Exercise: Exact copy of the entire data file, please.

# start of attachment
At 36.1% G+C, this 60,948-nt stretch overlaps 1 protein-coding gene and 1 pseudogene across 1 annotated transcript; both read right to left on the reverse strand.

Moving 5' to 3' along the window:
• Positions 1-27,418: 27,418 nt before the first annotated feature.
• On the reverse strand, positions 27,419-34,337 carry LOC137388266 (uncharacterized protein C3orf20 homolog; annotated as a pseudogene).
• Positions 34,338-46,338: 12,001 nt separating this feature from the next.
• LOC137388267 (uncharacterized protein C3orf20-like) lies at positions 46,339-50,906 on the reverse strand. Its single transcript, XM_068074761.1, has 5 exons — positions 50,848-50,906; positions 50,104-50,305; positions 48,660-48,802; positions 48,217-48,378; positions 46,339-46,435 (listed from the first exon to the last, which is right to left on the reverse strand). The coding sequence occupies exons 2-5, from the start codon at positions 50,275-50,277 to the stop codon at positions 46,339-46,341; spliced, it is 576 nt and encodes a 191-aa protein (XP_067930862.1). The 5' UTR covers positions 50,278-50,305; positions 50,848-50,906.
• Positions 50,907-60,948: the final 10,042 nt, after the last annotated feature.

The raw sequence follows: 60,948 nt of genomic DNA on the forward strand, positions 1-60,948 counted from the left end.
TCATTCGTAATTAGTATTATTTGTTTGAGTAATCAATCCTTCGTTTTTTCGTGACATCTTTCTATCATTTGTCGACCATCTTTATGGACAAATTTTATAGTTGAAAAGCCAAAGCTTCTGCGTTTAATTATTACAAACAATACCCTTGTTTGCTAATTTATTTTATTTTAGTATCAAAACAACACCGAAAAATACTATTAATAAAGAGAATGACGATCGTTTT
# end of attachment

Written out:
At 36.1% G+C, this 60,948-nt stretch overlaps 1 protein-coding gene and 1 pseudogene across 1 annotated transcript; both read right to left on the reverse strand.

Moving 5' to 3' along the window:
• Positions 1-27,418: 27,418 nt before the first annotated feature.
• On the reverse strand, positions 27,419-34,337 carry LOC137388266 (uncharacterized protein C3orf20 homolog; annotated as a pseudogene).
• Positions 34,338-46,338: 12,001 nt separating this feature from the next.
• LOC137388267 (uncharacterized protein C3orf20-like) lies at positions 46,339-50,906 on the reverse strand. Its single transcript, XM_068074761.1, has 5 exons — positions 50,848-50,906; positions 50,104-50,305; positions 48,660-48,802; positions 48,217-48,378; positions 46,339-46,435 (listed from the first exon to the last, which is right to left on the reverse strand). The coding sequence occupies exons 2-5, from the start codon at positions 50,275-50,277 to the stop codon at positions 46,339-46,341; spliced, it is 576 nt and encodes a 191-aa protein (XP_067930862.1). The 5' UTR covers positions 50,278-50,305; positions 50,848-50,906.
• Positions 50,907-60,948: the final 10,042 nt, after the last annotated feature.

The raw sequence follows: 60,948 nt of genomic DNA on the forward strand, positions 1-60,948 counted from the left end.
TCATTCGTAATTAGTATTATTTGTTTGAGTAATCAATCCTTCGTTTTTTCGTGACATCTTTCTATCATTTGTCGACCATCTTTATGGACAAATTTTATAGTTGAAAAGCCAAAGCTTCTGCGTTTAATTATTACAAACAATACCCTTGTTTGCTAATTTATTTTATTTTAGTATCAAAACAACACCGAAAAATACTATTAATAAAGAGAATGACGATCGTTTT